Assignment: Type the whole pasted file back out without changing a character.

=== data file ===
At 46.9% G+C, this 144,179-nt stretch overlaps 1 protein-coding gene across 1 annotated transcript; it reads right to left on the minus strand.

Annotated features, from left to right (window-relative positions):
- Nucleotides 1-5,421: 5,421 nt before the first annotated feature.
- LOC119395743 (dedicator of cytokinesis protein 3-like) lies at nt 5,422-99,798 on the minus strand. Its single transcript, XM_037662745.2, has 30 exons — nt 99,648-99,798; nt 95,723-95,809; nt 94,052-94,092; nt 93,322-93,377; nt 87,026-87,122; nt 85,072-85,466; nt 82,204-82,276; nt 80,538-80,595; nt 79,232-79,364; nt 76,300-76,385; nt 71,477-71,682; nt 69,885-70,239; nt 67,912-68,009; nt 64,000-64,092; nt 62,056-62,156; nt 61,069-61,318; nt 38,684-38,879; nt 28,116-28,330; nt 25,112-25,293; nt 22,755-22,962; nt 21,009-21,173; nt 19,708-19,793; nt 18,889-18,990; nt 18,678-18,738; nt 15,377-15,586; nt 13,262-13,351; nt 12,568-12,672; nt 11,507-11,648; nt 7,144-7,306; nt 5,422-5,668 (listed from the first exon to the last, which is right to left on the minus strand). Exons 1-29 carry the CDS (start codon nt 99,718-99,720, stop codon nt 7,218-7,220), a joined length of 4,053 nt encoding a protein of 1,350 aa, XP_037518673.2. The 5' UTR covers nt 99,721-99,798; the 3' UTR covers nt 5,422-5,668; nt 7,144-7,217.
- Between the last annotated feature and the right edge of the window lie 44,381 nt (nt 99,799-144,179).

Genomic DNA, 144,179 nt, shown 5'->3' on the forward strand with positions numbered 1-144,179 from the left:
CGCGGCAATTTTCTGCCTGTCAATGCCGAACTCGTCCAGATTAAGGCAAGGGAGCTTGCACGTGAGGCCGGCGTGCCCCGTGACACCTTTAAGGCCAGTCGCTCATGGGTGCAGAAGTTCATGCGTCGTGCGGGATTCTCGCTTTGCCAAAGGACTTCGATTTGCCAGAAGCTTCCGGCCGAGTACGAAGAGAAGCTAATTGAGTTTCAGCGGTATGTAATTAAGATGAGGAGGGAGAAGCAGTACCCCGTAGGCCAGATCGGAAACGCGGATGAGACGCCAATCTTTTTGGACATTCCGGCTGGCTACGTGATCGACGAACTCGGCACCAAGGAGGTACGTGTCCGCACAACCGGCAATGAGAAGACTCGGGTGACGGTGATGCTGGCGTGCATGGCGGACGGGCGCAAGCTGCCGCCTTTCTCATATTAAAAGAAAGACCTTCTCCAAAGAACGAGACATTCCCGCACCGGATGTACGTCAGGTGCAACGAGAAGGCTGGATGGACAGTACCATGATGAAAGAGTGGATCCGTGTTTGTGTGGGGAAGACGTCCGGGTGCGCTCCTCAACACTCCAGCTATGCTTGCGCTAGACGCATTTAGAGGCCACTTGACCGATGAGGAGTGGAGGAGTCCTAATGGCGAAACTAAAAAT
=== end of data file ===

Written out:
At 46.9% G+C, this 144,179-nt stretch overlaps 1 protein-coding gene across 1 annotated transcript; it reads right to left on the minus strand.

Annotated features, from left to right (window-relative positions):
- Nucleotides 1-5,421: 5,421 nt before the first annotated feature.
- LOC119395743 (dedicator of cytokinesis protein 3-like) lies at nt 5,422-99,798 on the minus strand. Its single transcript, XM_037662745.2, has 30 exons — nt 99,648-99,798; nt 95,723-95,809; nt 94,052-94,092; nt 93,322-93,377; nt 87,026-87,122; nt 85,072-85,466; nt 82,204-82,276; nt 80,538-80,595; nt 79,232-79,364; nt 76,300-76,385; nt 71,477-71,682; nt 69,885-70,239; nt 67,912-68,009; nt 64,000-64,092; nt 62,056-62,156; nt 61,069-61,318; nt 38,684-38,879; nt 28,116-28,330; nt 25,112-25,293; nt 22,755-22,962; nt 21,009-21,173; nt 19,708-19,793; nt 18,889-18,990; nt 18,678-18,738; nt 15,377-15,586; nt 13,262-13,351; nt 12,568-12,672; nt 11,507-11,648; nt 7,144-7,306; nt 5,422-5,668 (listed from the first exon to the last, which is right to left on the minus strand). Exons 1-29 carry the CDS (start codon nt 99,718-99,720, stop codon nt 7,218-7,220), a joined length of 4,053 nt encoding a protein of 1,350 aa, XP_037518673.2. The 5' UTR covers nt 99,721-99,798; the 3' UTR covers nt 5,422-5,668; nt 7,144-7,217.
- Between the last annotated feature and the right edge of the window lie 44,381 nt (nt 99,799-144,179).

Genomic DNA, 144,179 nt, shown 5'->3' on the forward strand with positions numbered 1-144,179 from the left:
CGCGGCAATTTTCTGCCTGTCAATGCCGAACTCGTCCAGATTAAGGCAAGGGAGCTTGCACGTGAGGCCGGCGTGCCCCGTGACACCTTTAAGGCCAGTCGCTCATGGGTGCAGAAGTTCATGCGTCGTGCGGGATTCTCGCTTTGCCAAAGGACTTCGATTTGCCAGAAGCTTCCGGCCGAGTACGAAGAGAAGCTAATTGAGTTTCAGCGGTATGTAATTAAGATGAGGAGGGAGAAGCAGTACCCCGTAGGCCAGATCGGAAACGCGGATGAGACGCCAATCTTTTTGGACATTCCGGCTGGCTACGTGATCGACGAACTCGGCACCAAGGAGGTACGTGTCCGCACAACCGGCAATGAGAAGACTCGGGTGACGGTGATGCTGGCGTGCATGGCGGACGGGCGCAAGCTGCCGCCTTTCTCATATTAAAAGAAAGACCTTCTCCAAAGAACGAGACATTCCCGCACCGGATGTACGTCAGGTGCAACGAGAAGGCTGGATGGACAGTACCATGATGAAAGAGTGGATCCGTGTTTGTGTGGGGAAGACGTCCGGGTGCGCTCCTCAACACTCCAGCTATGCTTGCGCTAGACGCATTTAGAGGCCACTTGACCGATGAGGAGTGGAGGAGTCCTAATGGCGAAACTAAAAAT